Tired of wasting time and thoughts on an impractical solution, I turned my attention to the YouTube live streaming services, and since I have my own (mostly irrelevant for most purposes) YouTube channel already since 2007, I wanted to find out if this could be a suitable platform for my requirements. It was the beginning of an interesting journey.


My requirements for fishtank livestreaming were the following:

  • it should be affordable, something along the lines of 100 Euros should not be exceeded for all of the equipment
  • it should run with minimum power consumption, as it is supposed to run headless and unattended in a  24/7/365 fashion
  • the camera that records the video stream should not be mounted at the outside of the fishtank, a waterproof camera that can be fully submerged in the fishtank is an absolute requirement
  • it should be running fully automated, no manual intervention should be required for a live stream to be broadcast
  • the live stream should not negatively impact the performance of my internet connection which only has an upstream rate of ~11 Mbit/s



Two pieces of hardware are required at the very least for a livestreaming solution: A computer with decent encoding capabilities and a camera. Since I have a Raspberry Pi 4 running my private subversion repository, this computer became the natural choice as the encoding platform. However, this choice introduced a new requirement for the overall solution:

  • The Pi should still be able to fulfill its role as my subversion server, overburdening its 4 cores with video encoding is not acceptable


The Raspberry Pi 4 model is currently listed with a price of ~38 Euros for the 1GB variant, so this should be well within our budget. My Raspberry Pi is an 8GB model, but I am pretty sure the whole shebang also runs with the 1GB variant, memory is not a bottleneck for the problem at hand. In addition, a power supply for the Pi is needed, the official power supply from the Raspberry Pi Foundation has a price of ~8 Euros. Add a decent case for the Pi to it which is at about 5 to 10 Euros, so we are at 56 Euros in total now. The only solution for a camera that is waterproof remains to be an endoscope camera. Endoscope cameras are readily available on the internet for small money, prices are starting at around 15 Euros. But beware: Most endoscope cameras are only rated with IP67 (see here for IP codes). That means they are dustproof, but not fully waterproof. What you really want is an endoscope rated with IP68 (dustproof and waterproof). Luckily, I was able to find an endoscope with the brand name "Lychee Wifi Endoscope Inspection Camera" on Amazon which purportedly is IP68 (keep your fingers crossed!). I wasn't so sure if this piece of hardware would be suitable for my purposes, because it actually is a Wifi based endoscope solution, but it was the only affordable IP68 endoscope I could find: ~35 Euros - so I purchased it. To my surprise this piece of gear is actually a USB endoscope with an additional small box that implements a Wifi access point and where the endoscope's USB connection is supposed to be plugged in. Instead of using this box I quickly attached the endoscope's USB connector to my windows machine on my desk and  it not only was immediately recognized as a hardware camera, it even produced live video! But all of this would not be worth a penny if the Raspbian distribution running on my Pi would not be able to use this camera. To my great satisfaction, it worked like a charm.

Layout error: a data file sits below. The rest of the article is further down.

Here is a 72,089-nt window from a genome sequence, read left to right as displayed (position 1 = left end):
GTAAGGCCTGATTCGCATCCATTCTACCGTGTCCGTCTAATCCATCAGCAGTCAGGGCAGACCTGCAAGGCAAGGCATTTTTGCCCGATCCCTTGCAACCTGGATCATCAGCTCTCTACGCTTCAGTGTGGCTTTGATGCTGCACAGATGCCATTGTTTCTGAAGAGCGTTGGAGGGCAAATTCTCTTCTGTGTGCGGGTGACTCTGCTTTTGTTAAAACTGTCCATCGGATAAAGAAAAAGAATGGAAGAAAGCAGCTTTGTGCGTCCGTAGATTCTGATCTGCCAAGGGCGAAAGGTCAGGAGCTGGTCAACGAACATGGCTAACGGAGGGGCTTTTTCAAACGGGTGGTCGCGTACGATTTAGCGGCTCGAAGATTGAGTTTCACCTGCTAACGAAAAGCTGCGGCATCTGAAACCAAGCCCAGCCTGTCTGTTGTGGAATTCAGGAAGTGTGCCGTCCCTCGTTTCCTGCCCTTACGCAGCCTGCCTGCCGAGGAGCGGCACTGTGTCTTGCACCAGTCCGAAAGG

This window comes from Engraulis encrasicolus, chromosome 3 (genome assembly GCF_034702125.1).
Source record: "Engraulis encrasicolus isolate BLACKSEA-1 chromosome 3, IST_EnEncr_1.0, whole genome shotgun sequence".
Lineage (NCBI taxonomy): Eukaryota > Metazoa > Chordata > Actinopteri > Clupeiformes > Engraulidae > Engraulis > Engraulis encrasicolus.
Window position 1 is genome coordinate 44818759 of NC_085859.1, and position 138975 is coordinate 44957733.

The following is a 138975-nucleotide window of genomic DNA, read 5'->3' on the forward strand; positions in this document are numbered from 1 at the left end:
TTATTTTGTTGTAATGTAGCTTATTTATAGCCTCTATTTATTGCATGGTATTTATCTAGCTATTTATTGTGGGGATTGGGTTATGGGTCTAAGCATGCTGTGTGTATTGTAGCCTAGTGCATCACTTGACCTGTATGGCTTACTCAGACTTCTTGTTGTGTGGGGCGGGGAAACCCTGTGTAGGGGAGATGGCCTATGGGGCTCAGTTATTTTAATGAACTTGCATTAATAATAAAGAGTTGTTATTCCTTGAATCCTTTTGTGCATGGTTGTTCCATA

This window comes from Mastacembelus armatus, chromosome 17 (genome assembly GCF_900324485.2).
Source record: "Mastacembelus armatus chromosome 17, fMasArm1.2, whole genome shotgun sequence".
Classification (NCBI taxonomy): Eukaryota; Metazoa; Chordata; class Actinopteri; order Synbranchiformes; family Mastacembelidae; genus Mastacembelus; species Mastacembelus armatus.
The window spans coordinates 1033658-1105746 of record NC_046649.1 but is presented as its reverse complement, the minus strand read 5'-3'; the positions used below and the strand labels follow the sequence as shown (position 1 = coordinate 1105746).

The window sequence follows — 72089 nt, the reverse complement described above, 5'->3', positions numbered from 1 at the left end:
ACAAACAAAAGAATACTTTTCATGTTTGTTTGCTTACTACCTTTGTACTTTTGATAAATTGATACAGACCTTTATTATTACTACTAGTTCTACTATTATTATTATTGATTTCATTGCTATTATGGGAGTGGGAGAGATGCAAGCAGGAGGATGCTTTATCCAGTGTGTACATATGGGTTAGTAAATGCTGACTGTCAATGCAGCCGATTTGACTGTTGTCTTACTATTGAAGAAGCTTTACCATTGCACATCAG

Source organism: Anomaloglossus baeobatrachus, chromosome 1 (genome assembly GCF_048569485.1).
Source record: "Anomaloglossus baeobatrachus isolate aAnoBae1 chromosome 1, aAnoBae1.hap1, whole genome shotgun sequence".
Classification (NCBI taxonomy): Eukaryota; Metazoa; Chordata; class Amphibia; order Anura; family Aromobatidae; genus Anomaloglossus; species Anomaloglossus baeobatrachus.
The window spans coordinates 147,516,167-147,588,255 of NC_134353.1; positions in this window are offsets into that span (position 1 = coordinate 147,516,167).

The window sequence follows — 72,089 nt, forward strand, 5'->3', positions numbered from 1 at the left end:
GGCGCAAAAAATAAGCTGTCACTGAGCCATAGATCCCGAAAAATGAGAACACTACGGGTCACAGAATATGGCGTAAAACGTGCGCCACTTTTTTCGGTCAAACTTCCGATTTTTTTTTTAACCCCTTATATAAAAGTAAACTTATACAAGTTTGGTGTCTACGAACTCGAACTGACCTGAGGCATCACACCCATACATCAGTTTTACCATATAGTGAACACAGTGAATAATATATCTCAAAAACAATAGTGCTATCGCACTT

The following picture shows the endoscope mounted with a wirestrap to a suction cup inside the fishtank: